I don't want to recount everything that happened in depth, because it's really done better elsewhere, but what happened was this: Rebecca Watson, who travels extensively speaking about skepticism and atheism, was at a conference in Ireland and a guy followed her onto an elevator at 4AM and cold propositioned her for sex in this enclosed space without ever speaking to her before.  She mentioned it in a vlog that was mostly about other stuff, mainly to illustrate why this behavior is unacceptable and can turn women off from participating in events such as the conference.

The usual excuse-making for the guy immediately proceeded.  I'm sure you guys could generate all the excuses on your own: Claiming that men don't really know what's appropriate and what's not because women make it so complicated.  (This has been demonstrated untrue with research, though common sense should also apply.)  Denying the difference between flirting and cornering women in hopes that the implication of fear will grease the wheels for you getting your dick wet.  Claiming that introducing a whiff of coercion and fear into a situation is okay as long as you're willing to take no for an answer at the end of the day.  All of which reminds me of one of the great scenes from "It's Always Sunny in Philadelphia".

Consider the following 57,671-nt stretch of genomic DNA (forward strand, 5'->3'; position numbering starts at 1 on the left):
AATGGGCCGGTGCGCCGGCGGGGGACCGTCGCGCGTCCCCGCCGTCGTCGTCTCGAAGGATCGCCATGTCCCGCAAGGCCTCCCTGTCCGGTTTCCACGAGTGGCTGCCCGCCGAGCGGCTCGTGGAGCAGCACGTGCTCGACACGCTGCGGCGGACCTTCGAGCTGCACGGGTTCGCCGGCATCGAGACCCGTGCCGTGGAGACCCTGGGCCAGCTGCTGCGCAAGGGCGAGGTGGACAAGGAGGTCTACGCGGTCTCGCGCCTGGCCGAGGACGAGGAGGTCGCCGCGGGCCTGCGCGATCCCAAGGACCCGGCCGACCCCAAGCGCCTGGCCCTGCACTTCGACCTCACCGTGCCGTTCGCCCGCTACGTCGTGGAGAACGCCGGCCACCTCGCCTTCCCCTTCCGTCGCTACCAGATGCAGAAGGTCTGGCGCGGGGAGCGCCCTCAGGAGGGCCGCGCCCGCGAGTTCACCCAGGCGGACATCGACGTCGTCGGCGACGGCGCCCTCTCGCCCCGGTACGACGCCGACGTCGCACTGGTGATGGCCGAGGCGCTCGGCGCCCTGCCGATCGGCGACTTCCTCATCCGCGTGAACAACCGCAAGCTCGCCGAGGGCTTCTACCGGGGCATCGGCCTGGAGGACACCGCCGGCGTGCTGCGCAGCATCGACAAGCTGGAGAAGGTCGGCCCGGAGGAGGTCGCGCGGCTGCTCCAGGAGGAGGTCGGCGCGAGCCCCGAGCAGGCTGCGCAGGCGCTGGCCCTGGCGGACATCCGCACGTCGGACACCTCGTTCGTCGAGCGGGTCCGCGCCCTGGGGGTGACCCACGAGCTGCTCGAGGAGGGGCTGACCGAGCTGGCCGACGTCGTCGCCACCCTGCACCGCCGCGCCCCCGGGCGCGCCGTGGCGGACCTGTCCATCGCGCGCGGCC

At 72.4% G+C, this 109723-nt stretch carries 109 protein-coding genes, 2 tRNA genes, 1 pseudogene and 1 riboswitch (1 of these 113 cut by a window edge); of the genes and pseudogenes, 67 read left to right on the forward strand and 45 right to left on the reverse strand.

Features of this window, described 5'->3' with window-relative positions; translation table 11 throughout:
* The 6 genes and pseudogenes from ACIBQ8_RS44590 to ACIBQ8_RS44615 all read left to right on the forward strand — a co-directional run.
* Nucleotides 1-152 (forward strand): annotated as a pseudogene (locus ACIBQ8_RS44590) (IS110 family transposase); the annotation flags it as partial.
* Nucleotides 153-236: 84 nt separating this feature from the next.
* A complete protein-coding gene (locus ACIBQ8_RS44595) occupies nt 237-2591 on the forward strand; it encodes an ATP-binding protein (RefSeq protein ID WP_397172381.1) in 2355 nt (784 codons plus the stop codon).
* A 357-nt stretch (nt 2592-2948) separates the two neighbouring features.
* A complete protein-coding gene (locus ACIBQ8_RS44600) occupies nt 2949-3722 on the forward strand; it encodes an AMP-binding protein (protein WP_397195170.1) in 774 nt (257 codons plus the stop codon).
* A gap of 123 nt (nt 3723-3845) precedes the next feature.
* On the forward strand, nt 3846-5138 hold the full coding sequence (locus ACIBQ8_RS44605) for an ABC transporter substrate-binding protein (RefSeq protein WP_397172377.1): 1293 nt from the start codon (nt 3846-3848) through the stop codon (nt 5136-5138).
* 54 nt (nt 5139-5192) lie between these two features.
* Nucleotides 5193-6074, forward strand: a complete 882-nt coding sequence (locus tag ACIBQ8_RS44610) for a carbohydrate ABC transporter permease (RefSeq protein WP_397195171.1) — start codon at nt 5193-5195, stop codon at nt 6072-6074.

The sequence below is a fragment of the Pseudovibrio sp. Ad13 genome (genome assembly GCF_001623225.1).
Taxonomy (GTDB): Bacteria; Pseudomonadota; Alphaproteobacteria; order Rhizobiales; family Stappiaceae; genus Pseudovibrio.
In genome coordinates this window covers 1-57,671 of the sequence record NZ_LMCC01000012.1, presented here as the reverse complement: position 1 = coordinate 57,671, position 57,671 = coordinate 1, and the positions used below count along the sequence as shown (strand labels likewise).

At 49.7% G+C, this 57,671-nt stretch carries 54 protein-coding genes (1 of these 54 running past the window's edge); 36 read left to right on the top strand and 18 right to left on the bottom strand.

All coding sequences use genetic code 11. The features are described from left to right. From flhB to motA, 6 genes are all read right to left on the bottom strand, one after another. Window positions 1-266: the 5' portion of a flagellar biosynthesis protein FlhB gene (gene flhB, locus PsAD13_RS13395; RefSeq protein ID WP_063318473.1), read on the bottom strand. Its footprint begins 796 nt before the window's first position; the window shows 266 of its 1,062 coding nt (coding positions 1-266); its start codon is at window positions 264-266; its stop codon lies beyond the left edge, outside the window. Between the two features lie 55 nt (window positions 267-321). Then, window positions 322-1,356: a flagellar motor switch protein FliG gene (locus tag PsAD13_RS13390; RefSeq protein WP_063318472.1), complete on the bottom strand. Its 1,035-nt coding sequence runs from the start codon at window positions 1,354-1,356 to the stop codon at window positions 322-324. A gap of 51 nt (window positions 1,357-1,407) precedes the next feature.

In sum, men who corner women know what they're doing. And yes, they are relying on the fear of rape to grease the wheels towards getting laid.  Rebecca may not have  put it that way, but being a mean ol' feminist bitch, I'm happy to say it.  Also: duh.  It also strikes me, in my dealing with geek culture, that there's a taboo against rejecting someone, and creepy dudes also are happy to exploit that, knowing that women who reject them will be condemned for violating the "don't be judgmental" rule.